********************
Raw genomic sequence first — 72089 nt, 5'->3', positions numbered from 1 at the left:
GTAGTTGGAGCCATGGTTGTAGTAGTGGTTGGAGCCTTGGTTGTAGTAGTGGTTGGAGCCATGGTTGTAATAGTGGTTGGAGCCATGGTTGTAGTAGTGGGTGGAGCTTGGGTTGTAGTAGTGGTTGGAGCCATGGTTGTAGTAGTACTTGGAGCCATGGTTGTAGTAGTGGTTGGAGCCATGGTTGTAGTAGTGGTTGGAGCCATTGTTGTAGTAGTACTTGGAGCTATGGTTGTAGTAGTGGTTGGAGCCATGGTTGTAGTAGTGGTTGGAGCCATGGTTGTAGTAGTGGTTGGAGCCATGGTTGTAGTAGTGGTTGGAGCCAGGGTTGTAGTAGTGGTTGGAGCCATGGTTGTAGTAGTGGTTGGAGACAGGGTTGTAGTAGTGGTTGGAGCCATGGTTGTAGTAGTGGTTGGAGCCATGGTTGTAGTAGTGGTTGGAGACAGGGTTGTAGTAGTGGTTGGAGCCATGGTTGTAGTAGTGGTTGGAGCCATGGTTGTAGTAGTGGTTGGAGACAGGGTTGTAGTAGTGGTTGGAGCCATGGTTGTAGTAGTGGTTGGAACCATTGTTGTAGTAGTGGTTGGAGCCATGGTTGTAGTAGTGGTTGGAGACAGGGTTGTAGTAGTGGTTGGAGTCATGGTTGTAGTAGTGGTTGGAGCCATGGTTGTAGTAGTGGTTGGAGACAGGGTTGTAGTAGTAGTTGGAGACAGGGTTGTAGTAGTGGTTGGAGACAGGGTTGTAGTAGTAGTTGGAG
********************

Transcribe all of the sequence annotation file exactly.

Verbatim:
Raw genomic sequence first — 72089 nt, 5'->3', positions numbered from 1 at the left:
GTAGTTGGAGCCATGGTTGTAGTAGTGGTTGGAGCCTTGGTTGTAGTAGTGGTTGGAGCCATGGTTGTAATAGTGGTTGGAGCCATGGTTGTAGTAGTGGGTGGAGCTTGGGTTGTAGTAGTGGTTGGAGCCATGGTTGTAGTAGTACTTGGAGCCATGGTTGTAGTAGTGGTTGGAGCCATGGTTGTAGTAGTGGTTGGAGCCATTGTTGTAGTAGTACTTGGAGCTATGGTTGTAGTAGTGGTTGGAGCCATGGTTGTAGTAGTGGTTGGAGCCATGGTTGTAGTAGTGGTTGGAGCCATGGTTGTAGTAGTGGTTGGAGCCAGGGTTGTAGTAGTGGTTGGAGCCATGGTTGTAGTAGTGGTTGGAGACAGGGTTGTAGTAGTGGTTGGAGCCATGGTTGTAGTAGTGGTTGGAGCCATGGTTGTAGTAGTGGTTGGAGACAGGGTTGTAGTAGTGGTTGGAGCCATGGTTGTAGTAGTGGTTGGAGCCATGGTTGTAGTAGTGGTTGGAGACAGGGTTGTAGTAGTGGTTGGAGCCATGGTTGTAGTAGTGGTTGGAACCATTGTTGTAGTAGTGGTTGGAGCCATGGTTGTAGTAGTGGTTGGAGACAGGGTTGTAGTAGTGGTTGGAGTCATGGTTGTAGTAGTGGTTGGAGCCATGGTTGTAGTAGTGGTTGGAGACAGGGTTGTAGTAGTAGTTGGAGACAGGGTTGTAGTAGTGGTTGGAGACAGGGTTGTAGTAGTAGTTGGAG